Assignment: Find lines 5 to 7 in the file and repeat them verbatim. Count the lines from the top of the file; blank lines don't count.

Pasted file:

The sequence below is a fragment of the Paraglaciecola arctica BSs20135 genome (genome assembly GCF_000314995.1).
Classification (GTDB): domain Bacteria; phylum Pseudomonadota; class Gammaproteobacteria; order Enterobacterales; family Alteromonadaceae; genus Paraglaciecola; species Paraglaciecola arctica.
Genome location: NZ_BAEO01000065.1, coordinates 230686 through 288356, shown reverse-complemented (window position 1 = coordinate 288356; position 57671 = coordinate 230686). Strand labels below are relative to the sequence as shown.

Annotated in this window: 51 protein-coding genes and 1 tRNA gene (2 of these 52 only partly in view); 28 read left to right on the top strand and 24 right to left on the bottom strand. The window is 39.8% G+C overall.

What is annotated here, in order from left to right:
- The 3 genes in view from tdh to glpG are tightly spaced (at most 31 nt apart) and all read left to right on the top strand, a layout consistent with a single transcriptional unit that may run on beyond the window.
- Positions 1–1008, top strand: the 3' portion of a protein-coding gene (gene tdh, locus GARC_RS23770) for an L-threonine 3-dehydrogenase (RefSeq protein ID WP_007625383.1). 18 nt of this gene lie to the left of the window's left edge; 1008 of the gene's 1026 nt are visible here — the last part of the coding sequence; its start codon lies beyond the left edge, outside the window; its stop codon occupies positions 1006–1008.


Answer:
What is annotated here, in order from left to right:
- The 3 genes in view from tdh to glpG are tightly spaced (at most 31 nt apart) and all read left to right on the top strand, a layout consistent with a single transcriptional unit that may run on beyond the window.
- Positions 1–1008, top strand: the 3' portion of a protein-coding gene (gene tdh, locus GARC_RS23770) for an L-threonine 3-dehydrogenase (RefSeq protein ID WP_007625383.1). 18 nt of this gene lie to the left of the window's left edge; 1008 of the gene's 1026 nt are visible here — the last part of the coding sequence; its start codon lies beyond the left edge, outside the window; its stop codon occupies positions 1006–1008.